Slope of Hope Blog Posts
Slope initially began as a blog, so this is where most of the website’s content resides. Here we have tens of thousands of posts dating back over a decade. These are listed in reverse chronological order. Click on any category icon below to see posts tagged with that particular subject, or click on a word in the category cloud on the right side of the screen for more specific choices.
I went out in the afternoon with gold screaming upward on COVID-19 hysteria. I see something like that and I mentally prepare for the “volatility violence” we talked about in last weekend’s edition of NFTRH (#591).
Maybe some of you old hats like me remember the last bull market, from 2001 to 2008. Yes, of course you do. Massive “attacks” on gold were routine, and they seemed to come at highly sensitive times for another manipulated asset class, stocks. How on earth can you calm the herds down and tend them back into stocks if gold is flying around way up there signaling ‘all’s not well!’?
Today from Fed Chairman Powell…
Powell says Fed will aggressively use QE to fight next recession
Federal Reserve Chairman Jerome Powell said Wednesday the
central bank would fight the next economic downturn by buying large
amounts of government debt to drive down long-term interest rates, a
strategy that has been dubbed quantitative easing, or QE.
Of course they will. The fix is always in, isn’t it? Wouldn’t want to let a system and associated economy so far out on a brittle limb weighed down by exponential debt leverage go it on its own, now would we? Wouldn’t want anything like a naturally functioning economy because until an utter and complete crash and clean out, there can be no such thing. So more debt manipulation it is!
Note: The following is a TA post. It tries not
to focus on fundamentals or the negative potential sentiment setup that
could develop when Coronavirus relief finally spreads across the land.
It’s the short and long-term TA of it, as it stands now.
I found this comment response to the Goldseek version of my article on the long-term gold Commitments of Traders situation
to be amusing and also on point, since I know a lot of what I write can
be confusing to the untrained eye amid a sea of readily digestible analysis out there. Good one, sir…
Because it’s so important to see this correctly and not pretend we
(well, I) know more than we (I) actually do I find it important to look
at pictorial representations of history and think about them when I get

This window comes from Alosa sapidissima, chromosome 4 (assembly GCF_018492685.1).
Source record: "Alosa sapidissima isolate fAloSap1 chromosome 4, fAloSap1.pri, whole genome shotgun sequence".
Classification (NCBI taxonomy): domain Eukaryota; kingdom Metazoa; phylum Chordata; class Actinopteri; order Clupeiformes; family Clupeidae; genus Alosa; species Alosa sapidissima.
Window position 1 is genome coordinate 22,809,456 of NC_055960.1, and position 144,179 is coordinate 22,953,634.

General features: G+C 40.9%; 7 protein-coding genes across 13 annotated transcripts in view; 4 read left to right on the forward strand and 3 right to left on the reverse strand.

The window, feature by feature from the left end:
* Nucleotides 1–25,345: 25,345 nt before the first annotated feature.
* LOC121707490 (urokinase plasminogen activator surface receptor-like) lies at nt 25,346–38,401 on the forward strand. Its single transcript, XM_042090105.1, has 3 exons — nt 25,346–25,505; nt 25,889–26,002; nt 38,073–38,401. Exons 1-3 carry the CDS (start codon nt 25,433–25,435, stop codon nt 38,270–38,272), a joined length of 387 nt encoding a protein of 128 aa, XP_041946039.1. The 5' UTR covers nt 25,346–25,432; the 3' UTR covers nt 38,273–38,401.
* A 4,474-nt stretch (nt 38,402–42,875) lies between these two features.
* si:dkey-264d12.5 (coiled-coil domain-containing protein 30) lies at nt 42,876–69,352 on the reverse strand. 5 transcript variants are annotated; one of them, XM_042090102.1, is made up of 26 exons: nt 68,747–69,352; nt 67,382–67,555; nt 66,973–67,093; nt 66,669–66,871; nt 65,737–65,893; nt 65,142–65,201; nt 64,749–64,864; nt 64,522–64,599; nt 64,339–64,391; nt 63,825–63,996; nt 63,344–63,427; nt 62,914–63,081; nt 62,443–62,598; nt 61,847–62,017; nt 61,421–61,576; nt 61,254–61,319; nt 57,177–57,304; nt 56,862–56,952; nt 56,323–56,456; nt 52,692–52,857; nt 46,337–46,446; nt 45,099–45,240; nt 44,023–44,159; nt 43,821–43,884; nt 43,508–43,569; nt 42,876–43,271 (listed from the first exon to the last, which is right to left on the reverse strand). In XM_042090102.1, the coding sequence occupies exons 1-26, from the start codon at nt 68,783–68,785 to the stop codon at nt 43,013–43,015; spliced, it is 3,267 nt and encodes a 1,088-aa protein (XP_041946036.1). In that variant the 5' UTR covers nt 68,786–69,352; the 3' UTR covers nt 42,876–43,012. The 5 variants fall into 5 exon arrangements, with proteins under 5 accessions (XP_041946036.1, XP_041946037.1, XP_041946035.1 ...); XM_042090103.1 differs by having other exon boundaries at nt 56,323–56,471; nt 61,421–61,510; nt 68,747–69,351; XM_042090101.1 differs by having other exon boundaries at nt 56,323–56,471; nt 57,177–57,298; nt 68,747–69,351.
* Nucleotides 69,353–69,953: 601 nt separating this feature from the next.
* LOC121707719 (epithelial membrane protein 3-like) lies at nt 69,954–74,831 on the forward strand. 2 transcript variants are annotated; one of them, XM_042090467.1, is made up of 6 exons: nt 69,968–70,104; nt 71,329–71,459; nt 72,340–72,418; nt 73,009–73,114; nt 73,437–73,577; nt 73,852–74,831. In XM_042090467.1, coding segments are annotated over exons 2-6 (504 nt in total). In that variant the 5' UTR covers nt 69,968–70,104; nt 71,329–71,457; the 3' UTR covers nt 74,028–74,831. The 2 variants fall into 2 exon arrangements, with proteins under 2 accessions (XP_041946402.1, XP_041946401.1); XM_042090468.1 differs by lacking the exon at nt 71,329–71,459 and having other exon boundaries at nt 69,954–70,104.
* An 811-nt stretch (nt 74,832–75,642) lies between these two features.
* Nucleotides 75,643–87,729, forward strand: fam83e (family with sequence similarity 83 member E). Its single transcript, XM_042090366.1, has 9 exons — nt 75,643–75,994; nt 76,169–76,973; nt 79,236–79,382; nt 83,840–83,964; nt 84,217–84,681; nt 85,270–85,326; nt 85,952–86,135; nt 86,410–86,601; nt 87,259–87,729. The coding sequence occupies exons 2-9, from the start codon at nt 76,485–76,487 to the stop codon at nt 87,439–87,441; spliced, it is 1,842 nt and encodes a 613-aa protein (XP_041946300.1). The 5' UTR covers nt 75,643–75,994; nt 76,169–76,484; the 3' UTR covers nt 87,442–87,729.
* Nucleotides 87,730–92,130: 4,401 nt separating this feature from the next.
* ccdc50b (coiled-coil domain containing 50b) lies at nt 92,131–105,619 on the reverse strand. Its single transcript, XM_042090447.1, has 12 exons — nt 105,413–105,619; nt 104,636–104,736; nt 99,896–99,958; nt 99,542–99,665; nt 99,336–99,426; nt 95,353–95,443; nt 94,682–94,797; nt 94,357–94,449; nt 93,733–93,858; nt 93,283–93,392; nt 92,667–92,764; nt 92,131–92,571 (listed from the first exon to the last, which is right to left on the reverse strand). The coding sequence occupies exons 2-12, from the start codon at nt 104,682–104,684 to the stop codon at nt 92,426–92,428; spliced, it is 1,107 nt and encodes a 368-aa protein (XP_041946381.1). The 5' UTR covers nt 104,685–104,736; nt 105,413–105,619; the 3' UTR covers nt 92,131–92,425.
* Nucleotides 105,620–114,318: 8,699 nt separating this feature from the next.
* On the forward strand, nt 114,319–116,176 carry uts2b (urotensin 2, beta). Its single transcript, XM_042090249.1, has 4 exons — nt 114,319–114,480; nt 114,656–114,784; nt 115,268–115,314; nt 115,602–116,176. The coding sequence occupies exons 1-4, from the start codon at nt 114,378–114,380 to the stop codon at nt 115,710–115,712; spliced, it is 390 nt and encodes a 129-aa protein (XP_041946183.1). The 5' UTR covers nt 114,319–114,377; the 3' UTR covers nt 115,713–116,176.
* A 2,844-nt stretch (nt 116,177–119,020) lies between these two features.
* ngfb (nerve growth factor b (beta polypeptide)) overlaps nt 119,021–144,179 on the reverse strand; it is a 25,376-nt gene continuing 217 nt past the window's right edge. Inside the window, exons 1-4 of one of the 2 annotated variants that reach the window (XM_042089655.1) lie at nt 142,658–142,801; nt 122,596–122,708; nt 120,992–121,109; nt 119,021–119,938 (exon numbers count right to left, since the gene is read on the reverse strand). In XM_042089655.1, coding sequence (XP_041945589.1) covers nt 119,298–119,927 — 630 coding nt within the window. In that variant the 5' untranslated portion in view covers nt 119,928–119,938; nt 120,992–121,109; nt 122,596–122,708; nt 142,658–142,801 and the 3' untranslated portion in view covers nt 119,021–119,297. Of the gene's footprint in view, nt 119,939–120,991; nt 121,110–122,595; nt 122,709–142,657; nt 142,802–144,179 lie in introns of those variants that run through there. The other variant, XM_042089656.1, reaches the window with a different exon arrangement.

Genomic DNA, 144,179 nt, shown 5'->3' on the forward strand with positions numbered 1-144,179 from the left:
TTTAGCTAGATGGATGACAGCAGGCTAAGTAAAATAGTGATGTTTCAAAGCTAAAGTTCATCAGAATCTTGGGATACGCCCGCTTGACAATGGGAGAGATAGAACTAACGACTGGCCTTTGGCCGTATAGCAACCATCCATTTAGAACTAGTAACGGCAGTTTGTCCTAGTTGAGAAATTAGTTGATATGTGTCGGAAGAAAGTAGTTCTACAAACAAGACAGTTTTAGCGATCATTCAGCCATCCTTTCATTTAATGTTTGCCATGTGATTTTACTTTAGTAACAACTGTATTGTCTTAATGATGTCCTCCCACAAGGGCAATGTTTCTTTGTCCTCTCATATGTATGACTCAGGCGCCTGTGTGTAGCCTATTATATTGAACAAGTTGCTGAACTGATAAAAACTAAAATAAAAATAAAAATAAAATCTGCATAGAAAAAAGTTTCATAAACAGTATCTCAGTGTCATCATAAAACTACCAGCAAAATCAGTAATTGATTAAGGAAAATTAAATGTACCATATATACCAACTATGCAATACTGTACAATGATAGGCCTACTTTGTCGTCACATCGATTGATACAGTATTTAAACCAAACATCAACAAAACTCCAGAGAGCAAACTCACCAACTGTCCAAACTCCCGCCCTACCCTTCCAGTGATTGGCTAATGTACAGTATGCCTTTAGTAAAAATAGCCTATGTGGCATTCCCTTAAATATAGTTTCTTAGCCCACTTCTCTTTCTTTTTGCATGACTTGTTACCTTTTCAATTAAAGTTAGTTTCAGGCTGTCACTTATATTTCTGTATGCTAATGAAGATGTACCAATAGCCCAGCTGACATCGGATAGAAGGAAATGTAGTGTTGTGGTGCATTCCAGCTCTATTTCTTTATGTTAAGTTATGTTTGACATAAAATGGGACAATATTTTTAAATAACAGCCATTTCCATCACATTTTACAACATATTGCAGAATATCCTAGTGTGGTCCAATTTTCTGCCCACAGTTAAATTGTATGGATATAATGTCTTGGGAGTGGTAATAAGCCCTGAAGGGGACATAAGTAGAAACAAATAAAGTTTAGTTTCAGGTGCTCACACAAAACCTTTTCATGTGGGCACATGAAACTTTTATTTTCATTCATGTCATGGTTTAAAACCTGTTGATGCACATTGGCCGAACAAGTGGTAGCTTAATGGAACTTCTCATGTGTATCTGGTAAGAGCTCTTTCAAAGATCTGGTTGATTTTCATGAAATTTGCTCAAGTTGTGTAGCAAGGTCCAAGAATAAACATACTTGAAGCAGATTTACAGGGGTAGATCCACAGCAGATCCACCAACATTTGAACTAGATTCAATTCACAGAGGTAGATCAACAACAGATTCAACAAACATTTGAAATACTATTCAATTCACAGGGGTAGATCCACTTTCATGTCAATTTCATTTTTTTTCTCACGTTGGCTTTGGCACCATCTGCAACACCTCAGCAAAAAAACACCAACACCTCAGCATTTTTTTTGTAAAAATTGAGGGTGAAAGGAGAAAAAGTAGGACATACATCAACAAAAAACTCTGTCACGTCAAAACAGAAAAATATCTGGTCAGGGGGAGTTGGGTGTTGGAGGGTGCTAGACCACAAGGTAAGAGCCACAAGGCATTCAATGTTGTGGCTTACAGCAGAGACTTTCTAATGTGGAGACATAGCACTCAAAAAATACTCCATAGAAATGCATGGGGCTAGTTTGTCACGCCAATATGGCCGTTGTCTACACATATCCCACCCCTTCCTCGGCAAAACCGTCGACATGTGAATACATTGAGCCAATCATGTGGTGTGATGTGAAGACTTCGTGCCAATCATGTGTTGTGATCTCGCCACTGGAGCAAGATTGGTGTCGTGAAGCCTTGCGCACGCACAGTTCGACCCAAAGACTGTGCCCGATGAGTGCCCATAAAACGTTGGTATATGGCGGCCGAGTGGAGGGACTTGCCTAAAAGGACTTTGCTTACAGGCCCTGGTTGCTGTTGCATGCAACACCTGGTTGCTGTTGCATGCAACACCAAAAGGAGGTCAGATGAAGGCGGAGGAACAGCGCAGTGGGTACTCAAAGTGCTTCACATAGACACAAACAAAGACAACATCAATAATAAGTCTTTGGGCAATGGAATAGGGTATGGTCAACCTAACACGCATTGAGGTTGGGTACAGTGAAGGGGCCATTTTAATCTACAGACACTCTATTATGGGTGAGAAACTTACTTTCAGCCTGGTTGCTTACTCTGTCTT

some quiet time (ha ha ha, like not on Twitter, not reading
financial/gold websites and most certainly not watching TeeVee finance
So I am thinking about the Commitments of Traders alignment with
respect to the gold price once again. That would be the same CoT that
has doggedly hung a poor risk vs. reward sign out over the sector from a
sentiment standpoint since the summer.
I most often use linear scale charts for stocks, markets and indicators for their more absolute
views. But in the case below we conjure up a long-term log scale chart
showing the Gold/Silver Ratio (GSR) and the S&P 500 (SPX), as it
works better in providing a percentage-based relationship between an
indicator of market liquidity and inflation when declining and lack of
liquidity, deflation or… it has to be said, Goldilocks, when rising.
Now, when viewing the most recent Goldilocks phase, where SPX has
gone in positive correlation with the GSR we will have to suspend
disbelief that this is anything normal or natural. It was created by
will of man as first the Bernanke Fed conjured a balls out inflation out
of 2008’s deflationary destruction and then as a crowning achievement,
concocted Operation Twist in order to manipulate the bond market into
flashing this signal… ‘Nope, no inflation here!’
The Nasdaq bubble popped in 2000 after motoring upward on increasing
volume in two separate phases. Volume rammed upward and RSI diverged.
Like shootin’ fish in a barrel it was, except that at the time I was too
inexperienced to see it. It was a steep slope and blow out.
Once again I have to disclaim that at the moment (and for quite some
time now) I hold not one single short position, in anything. I am only
long US and global stocks. But also managing cash and portfolio balance
as usual while feeling as though I’m playing a game of Musical Chairs
while the music still plays (nothing nearly as good as Keith’s style,
which has always resonated with me beyond most others).